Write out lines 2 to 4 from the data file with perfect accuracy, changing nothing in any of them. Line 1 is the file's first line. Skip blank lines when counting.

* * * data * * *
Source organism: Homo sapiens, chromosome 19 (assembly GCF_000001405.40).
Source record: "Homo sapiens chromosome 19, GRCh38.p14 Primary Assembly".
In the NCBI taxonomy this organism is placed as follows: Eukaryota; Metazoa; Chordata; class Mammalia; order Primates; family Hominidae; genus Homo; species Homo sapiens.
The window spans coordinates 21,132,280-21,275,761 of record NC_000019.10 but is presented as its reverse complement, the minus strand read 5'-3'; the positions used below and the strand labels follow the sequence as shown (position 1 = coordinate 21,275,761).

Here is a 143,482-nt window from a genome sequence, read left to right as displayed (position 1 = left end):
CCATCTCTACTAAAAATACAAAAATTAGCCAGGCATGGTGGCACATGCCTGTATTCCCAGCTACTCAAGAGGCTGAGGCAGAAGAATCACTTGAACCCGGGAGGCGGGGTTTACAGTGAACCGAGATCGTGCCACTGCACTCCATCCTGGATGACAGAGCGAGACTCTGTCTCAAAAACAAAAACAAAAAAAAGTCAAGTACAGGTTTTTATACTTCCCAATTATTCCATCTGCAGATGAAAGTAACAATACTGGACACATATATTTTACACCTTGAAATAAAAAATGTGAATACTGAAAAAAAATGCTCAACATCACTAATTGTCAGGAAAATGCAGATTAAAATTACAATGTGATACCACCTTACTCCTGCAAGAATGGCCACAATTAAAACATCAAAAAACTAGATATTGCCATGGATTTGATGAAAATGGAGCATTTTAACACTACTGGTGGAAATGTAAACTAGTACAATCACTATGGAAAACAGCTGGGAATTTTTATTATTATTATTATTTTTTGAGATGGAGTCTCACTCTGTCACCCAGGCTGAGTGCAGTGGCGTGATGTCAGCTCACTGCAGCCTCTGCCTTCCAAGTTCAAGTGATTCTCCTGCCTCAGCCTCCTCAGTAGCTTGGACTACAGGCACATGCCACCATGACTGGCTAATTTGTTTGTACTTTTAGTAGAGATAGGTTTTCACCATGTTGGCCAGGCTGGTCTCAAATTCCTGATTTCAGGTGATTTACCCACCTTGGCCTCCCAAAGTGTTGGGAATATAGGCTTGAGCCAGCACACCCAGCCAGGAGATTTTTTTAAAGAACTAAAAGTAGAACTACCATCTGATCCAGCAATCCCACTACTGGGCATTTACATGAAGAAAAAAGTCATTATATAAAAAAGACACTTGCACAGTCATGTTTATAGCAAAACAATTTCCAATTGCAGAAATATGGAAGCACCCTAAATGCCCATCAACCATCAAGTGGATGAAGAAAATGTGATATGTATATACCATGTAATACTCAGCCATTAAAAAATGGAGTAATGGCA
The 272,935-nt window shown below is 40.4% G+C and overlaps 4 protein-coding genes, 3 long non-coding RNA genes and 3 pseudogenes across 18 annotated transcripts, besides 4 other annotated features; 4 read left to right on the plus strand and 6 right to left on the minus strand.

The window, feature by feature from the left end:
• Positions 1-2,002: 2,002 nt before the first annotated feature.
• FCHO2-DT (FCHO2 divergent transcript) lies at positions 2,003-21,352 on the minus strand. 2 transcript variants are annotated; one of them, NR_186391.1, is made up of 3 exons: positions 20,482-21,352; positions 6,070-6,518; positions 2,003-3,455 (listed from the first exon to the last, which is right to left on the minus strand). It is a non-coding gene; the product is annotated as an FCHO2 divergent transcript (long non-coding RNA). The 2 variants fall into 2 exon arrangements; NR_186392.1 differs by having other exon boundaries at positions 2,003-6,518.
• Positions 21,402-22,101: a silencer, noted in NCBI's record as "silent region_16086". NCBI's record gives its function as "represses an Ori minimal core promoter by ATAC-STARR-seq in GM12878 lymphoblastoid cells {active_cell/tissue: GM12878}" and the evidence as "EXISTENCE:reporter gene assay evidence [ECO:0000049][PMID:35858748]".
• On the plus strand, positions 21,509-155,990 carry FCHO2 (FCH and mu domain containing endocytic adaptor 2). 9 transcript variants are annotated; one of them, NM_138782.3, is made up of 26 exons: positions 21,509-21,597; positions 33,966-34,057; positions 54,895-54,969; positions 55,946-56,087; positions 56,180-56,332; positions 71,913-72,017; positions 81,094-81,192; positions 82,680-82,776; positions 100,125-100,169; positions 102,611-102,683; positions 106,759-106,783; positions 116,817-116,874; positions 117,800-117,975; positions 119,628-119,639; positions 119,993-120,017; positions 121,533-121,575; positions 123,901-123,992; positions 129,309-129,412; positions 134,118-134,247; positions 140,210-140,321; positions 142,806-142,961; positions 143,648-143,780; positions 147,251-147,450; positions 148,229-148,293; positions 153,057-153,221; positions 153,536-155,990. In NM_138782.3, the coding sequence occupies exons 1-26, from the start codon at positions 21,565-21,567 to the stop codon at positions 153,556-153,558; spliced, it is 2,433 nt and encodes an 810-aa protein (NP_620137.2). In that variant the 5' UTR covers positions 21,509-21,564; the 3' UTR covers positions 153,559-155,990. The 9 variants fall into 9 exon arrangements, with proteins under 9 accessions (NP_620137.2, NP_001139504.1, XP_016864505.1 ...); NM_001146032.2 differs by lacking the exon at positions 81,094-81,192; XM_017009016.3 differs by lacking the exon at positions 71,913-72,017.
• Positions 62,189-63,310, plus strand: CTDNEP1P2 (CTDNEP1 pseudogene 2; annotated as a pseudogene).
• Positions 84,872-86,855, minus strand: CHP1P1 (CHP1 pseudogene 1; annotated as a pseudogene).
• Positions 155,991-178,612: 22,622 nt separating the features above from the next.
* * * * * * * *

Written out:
Source record: "Homo sapiens chromosome 19, GRCh38.p14 Primary Assembly".
In the NCBI taxonomy this organism is placed as follows: Eukaryota; Metazoa; Chordata; class Mammalia; order Primates; family Hominidae; genus Homo; species Homo sapiens.
The window spans coordinates 21,132,280-21,275,761 of record NC_000019.10 but is presented as its reverse complement, the minus strand read 5'-3'; the positions used below and the strand labels follow the sequence as shown (position 1 = coordinate 21,275,761).